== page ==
The number of jobs in the creative industries rose from 78,000 in 2011 to 94,000 in 2013 in the West Midlands, an increase of 20% over three years.
In the same period, the overall total number of jobs in the region rose by just 3% illustrating the key role creative industries can play in creating wealth and employment in the region.
The biggest rise was in IT, software and computer services, where employment shot up from 29,000 to 43,000, up by 48%.
There was also a significant increase in jobs in music, performing arts and visual arts, up from 10,000 to 12,000.
And the number of jobs in film, TV, video, radio and photography rose from 6,000 to 9,000.
Almost a quarter of the UKs Computer Games workforce is located in the region. We know about Codemaster, but what about “Team Football” who have an official contract with Fifa or “Flix Interaction”, they are helping this sector to grow and are putting us on the international stage. It is estimated that tax breaks on video games production launched last year will create more than 5,000 UK jobs but these jobs will not just fall into our region we have to find, nuture and grow new developers if we want to be in this particular game!
Other parts of the country have also seen an increase in creative jobs but the national rise is just 10% over three years compared to our 20%.
Ideas and creativity turns base materials into world class products – the creative industries are vital in all sectors of the economy including exports, attracting £1.25 Billion to the local economy.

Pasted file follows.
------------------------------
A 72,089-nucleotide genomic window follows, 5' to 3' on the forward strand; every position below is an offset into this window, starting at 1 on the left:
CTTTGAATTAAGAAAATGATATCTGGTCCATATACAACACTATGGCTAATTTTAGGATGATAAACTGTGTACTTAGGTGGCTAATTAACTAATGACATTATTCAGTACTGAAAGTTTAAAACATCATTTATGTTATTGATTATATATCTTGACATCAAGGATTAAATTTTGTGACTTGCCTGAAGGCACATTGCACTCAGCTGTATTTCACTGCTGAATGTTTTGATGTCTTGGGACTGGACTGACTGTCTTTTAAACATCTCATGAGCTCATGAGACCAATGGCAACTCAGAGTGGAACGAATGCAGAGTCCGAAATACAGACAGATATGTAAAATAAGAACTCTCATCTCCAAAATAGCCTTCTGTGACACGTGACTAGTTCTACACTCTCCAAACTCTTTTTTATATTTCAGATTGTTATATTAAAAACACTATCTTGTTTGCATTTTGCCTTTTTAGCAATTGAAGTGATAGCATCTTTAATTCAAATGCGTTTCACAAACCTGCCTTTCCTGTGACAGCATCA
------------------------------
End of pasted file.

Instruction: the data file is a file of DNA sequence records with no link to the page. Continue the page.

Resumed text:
Birmingham’s cultural and creative sector is now ready to step out of the long shadows cast by London, Manchester and Liverpool’s reputation for creativity, culture and performing arts; spearheaded by the city’s own home-grown creative talent.
Recent government figures suggest that the West Midlands is experiencing a creative boom with almost 20,000 new roles in the past three years. The number of jobs in creative industries rose from 78,000 in 2011 to 94,000 in 2013 in the West Midlands and increase of 20% compared with a 3% rise in the overall number of jobs across the region demonstrating the key role the creative industries are playing in creating employment, growth and wealth across the region.
Birmingham is ideally situated to capitalise on the exponential growth within the creative sectors.
The West Midlands youthful demographic with 40% of the population in Birmingham being under-25 – possibly the youngest in Europe, has a young talented workforce ready-made and good to go. The region benefits also from a large British ethnic minority population who, statistically are more likely to be employed in the key IT and computer software industries creating a perfect fit for the technical demands of the creative industries.